Again, doing your homework is key. Learn more about qualifying for a mortgage and consider which factors might affect your loan approval, rates and fees. Familiarize yourself with going interest rates and see how your bank's rates line up. Armed with this knowledge, you'll have some idea whether or not you're getting a good offer from a bank. Do you have doubts? You can always shop around with other lenders—and a mortgage broker—to see what they have to offer before you sign.

How to Choose Between a Bank and a Mortgage Broker

Which avenue is best for you could come down to whether you already know a good mortgage broker or bank loan officer. If you have a line on a great broker or banker who is knowledgeable and trustworthy, or you've had a good experience working with your bank on a loan in the past, that might tip the scales.

If you don't have a ready contact in the mortgage business, try shopping around. Consulting multiple sources, including brokers as well as banks, is one way to get a better idea of what each has to offer. Online lending sites can also help you understand your range of available options, based on your credit score, income, down payment and home value.

Getting prequalified for a mortgage with both a bank and a mortgage broker can help you understand what your options are and compare offers. While an offer can change once you submit an actual loan application, prequalification will give you a good idea of what rates and terms you can expect. This could help you see right away whether your bank or a mortgage broker is likely to offer you the best rate and terms.

Whether you're meeting with a broker or a bank, here are a few questions to ask:

  • What loan options am I likely to get?
  • What should I expect my closing costs to be?
  • Do you see anything in my loan application that might make it difficult for me to be approved for a loan or might cause a delay?
  • Do I qualify for any special loans, such as those offered by government-backed mortgage programs?
  • How long do you expect the loan process to take?

How to Get Your Credit Ready for a Mortgage

For most people, a mortgage is the biggest and most consequential loan they'll ever get. It typically involves the largest sum of money and the longest loan term, so details matter—on both sides of the lending relationship.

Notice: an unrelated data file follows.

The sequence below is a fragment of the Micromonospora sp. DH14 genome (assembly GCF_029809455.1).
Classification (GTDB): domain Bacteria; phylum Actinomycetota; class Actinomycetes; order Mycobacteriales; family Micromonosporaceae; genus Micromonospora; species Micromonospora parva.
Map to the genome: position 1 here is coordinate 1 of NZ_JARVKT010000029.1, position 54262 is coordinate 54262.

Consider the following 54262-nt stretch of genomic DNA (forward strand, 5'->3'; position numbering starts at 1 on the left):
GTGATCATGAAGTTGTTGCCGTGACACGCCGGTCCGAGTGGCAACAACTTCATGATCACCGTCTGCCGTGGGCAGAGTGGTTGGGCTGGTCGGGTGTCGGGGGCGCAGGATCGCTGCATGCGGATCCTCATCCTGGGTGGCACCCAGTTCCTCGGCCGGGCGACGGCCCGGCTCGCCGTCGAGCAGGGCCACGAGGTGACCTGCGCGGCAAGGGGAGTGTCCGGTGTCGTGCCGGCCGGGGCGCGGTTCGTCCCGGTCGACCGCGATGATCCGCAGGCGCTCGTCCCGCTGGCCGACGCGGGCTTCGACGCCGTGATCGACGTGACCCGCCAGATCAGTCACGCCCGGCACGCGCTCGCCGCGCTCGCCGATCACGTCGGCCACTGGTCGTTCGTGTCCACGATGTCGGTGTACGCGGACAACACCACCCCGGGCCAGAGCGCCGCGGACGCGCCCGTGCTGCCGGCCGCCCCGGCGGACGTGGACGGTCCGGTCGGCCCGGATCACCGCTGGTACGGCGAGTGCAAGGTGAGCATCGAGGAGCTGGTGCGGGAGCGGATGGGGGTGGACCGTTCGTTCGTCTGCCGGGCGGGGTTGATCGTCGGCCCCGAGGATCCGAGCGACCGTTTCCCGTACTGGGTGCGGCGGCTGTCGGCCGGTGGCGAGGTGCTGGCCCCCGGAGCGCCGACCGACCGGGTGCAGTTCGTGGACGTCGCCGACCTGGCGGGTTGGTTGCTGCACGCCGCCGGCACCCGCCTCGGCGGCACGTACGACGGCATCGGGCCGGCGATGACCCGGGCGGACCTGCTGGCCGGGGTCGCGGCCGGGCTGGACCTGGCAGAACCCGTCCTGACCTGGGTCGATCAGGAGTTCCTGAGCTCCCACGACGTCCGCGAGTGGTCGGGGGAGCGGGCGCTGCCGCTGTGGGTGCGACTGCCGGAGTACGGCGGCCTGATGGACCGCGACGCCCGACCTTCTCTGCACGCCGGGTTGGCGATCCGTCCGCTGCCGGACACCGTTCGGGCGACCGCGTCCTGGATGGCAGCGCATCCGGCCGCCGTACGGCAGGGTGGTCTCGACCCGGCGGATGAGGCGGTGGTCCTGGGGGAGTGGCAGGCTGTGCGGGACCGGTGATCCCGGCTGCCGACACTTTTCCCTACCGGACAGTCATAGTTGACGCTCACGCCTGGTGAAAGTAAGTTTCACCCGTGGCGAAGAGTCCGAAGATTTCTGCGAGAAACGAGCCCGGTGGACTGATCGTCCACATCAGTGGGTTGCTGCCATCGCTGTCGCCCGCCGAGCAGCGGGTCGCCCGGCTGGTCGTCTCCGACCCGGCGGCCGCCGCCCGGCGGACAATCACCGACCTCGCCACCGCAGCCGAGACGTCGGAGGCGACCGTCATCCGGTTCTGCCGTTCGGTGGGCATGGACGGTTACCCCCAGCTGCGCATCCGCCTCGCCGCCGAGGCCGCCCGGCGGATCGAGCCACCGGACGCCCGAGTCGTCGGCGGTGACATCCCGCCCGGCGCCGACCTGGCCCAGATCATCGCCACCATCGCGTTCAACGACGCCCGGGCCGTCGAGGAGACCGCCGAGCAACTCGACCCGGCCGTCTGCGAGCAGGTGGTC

Your credit score and history play a major role in whether you'll be approved for a mortgage and what your interest rate and terms will be. Before you begin shopping for a loan, be sure to prepare your credit for the scrutiny of the loan process. If your credit is in need of a reboot, you may want to postpone your home search until you can take time to rebuild your credit.

In addition to checking your credit score and report, consider these steps to maintaining your best credit throughout the loan application process:

  • Pay every bill on time. Payment history is the most important factor in your credit score. Even if you can only make minimum payments, don't be late. A single late payment stays on your credit report for seven years and will hurt your credit.
  • Minimize debt. If you can pay down any outstanding debt, particularly credit card balances, this is a great time to do so.
  • Don't take out additional loans or add to your credit card balances. Try to put off any large purchases until after your home loan is funded.

The Choice Is Yours

Taking out a mortgage is a huge financial commitment. Loan officers and mortgage brokers can be genuinely helpful to you along the way, but you'll need to rely on your familiarity with your own finances, your good judgment and your own research to decide how much loan you can afford, what interest rate is acceptable to you and what you're willing to pay in fees—to name just a few of the decisions you'll face. You can navigate the home loan application process successfully with the help of either a mortgage broker or a bank loan officer. Whichever option gets you the loan terms you need to finance your home comfortably is the right choice for you.